Constitution in UK Law
- administration of justice
- administrative law
- bona vacantia
- constitutional conventions
- constitutional reform
- delegated legislation
- democratic deficit
- diplomatic immunity
- direct effect
- emergency legislation
- exclusionary rule
- judicial immunity
- magna carta
- misfeasance in public office
- natural justice
- parens patriae
- parliamentary privilege
- parliamentary sovereignty
- privilege accorded to parliament
- public interest immunity
- public policy
- royal prerogative
- rule of law
- secretary of state
- separation of powers
- sovereign immunity
- state immunity
- statutory instrument
- statutory interpretation
R v Secretary of State for the Home Department, ex parte Doody ; R v Same, ex parte Pierson ; R v Same, ex parte Smart ; R v Same, ex parte Pegg
Fairness will very often require that a person who may be adversely affected by the decision will have an opportunity to make representations on his own behalf either before the decision is taken with a view to producing a favourable result: or after it is taken, with a view to procuring its modification; or both.
Pepper (Inspector of Taxes) v Hart
The days have long passed when the courts adopted a strict constructionist view of interpretation which required them to adopt the literal meaning of the language. The courts now adopt a purposive approach which seeks to give effect to the true purpose of legislation and are prepared to look at much extraneous material that bears upon the background against which the legislation was enacted.
R v Secretary of State for the Home Department, ex parte Simms
Fundamental rights cannot be overridden by general or ambiguous words. This is because there is too great a risk that the full implications of their unqualified meaning may have passed unnoticed in the democratic process. In the absence of express language or necessary implication to the contrary, the courts therefore presume that even the most general words were intended to be subject to the basic rights of the individual.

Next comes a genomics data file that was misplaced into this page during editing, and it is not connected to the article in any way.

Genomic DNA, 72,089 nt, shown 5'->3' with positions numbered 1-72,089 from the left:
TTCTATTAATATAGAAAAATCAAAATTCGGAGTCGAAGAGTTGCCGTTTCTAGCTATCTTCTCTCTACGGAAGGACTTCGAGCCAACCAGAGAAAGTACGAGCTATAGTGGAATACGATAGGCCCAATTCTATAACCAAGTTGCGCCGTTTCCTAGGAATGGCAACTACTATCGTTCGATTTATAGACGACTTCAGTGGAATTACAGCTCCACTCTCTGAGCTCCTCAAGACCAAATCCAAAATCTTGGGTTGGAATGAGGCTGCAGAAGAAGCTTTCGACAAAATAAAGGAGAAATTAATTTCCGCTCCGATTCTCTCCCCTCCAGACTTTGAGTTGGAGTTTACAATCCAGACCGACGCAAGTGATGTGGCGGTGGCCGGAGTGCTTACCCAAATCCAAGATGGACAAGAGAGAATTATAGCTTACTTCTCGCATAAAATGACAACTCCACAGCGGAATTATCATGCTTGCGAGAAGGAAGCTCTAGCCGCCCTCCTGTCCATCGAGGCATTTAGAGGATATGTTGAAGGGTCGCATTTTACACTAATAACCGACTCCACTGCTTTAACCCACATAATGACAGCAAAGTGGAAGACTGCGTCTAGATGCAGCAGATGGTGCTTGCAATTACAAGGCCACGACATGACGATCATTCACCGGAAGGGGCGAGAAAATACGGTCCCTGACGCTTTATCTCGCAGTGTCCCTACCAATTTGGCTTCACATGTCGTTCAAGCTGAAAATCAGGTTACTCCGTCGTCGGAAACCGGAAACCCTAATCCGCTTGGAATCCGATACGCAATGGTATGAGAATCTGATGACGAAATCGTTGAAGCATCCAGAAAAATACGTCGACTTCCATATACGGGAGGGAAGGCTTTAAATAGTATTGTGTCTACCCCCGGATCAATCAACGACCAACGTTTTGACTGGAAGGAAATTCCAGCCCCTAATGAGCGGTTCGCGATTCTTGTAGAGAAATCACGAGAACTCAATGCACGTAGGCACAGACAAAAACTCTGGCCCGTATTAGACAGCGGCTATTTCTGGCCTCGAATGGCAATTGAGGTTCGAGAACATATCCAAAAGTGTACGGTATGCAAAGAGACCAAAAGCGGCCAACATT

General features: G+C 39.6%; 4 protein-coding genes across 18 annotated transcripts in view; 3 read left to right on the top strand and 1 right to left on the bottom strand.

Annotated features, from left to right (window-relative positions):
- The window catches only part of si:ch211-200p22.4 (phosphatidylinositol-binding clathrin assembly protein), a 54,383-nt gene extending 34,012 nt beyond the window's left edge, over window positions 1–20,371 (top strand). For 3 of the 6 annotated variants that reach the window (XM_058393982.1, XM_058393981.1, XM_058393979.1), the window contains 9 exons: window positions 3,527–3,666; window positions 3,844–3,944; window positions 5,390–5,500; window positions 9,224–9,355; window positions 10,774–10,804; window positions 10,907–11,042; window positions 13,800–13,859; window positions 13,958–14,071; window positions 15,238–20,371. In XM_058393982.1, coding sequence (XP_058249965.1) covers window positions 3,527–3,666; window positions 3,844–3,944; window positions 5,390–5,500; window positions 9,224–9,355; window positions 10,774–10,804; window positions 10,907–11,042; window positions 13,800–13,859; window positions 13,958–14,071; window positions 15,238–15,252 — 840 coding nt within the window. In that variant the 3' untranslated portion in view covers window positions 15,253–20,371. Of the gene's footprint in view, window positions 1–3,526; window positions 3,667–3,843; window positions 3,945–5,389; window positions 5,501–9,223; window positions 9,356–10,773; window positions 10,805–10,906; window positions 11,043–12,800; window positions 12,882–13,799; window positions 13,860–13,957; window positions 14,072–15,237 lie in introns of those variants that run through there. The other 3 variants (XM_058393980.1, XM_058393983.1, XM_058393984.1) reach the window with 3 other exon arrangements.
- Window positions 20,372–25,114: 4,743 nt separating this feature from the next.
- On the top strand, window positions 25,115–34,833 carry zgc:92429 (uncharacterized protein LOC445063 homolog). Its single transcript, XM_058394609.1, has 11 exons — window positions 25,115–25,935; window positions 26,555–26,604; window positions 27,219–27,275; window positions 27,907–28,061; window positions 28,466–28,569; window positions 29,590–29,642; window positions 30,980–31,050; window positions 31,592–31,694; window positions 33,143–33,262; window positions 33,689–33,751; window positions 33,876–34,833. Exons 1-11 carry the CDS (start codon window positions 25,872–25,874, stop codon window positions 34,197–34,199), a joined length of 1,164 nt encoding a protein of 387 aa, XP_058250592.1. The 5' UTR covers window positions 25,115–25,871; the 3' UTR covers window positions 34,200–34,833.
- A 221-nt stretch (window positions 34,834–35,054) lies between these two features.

Anisminic Ltd v Foreign Compensation Commission
But there are many cases where, although the tribunal had jurisdiction to enter on the enquiry, it has done or failed to do something in the course of the enquiry which is of such a nature that its decision is a nullity. It may in perfect good faith have misconstrued the provisions giving it power to act so that it failed to deal with the question remitted to it and decided some question which was not remitted to it.
Woolmington v DPP
Throughout the web of the English Criminal Law one golden thread is always to be seen that it is the duty of the prosecution to prove the prisoner's guilt subject to what I have already said as to the defence of insanity and subject also to any statutory exception. No matter what the charge or where the trial, the principle that the prosecution must prove the guilt of the prisoner is part of the common law of England and no attempt to whittle it down can be entertained.
Council of Civil Service Unions v Minister for the Civil Service
By "irrationality" I mean what can by now be succinctly referred to as "Wednesbury unreasonableness" ( Associated Provincial Picture Houses Ltd. v. Wednesbury Corporation  1 K.B. 223). It applies to a decision which is so outrageous in its defiance of logic or of accepted moral standards that no sensible person who had applied his mind to the question to be decided could have arrived at it.
Brown v Stott (Procurator Fiscal, Dunfermline)
The jurisprudence of the European Court very clearly establishes that while the overall fairness of a criminal trial cannot be compromised, the constituent rights comprised, whether expressly or implicitly, within article 6 are not themselves absolute. Limited qualification of these rights is acceptable if reasonably directed by national authorities towards a clear and proper public objective and if representing no greater qualification than the situation calls for.
Brexit Continues to Test the UK Constitution
n our last blog post, we mentioned that there had been three Court challenges to Prime Minister ?Johnson’s decision to prorogue Parliament until 14 October. All three of those challenges were ?dism...
Inventor of the World Wide Web Calls for an Online Constitution
On the 25th anniversary of his first proposal for what would become the World Wide Web, Sir Timothy John Berners-Lee expressed concern at what he sees as the increasing threat that governments and ...
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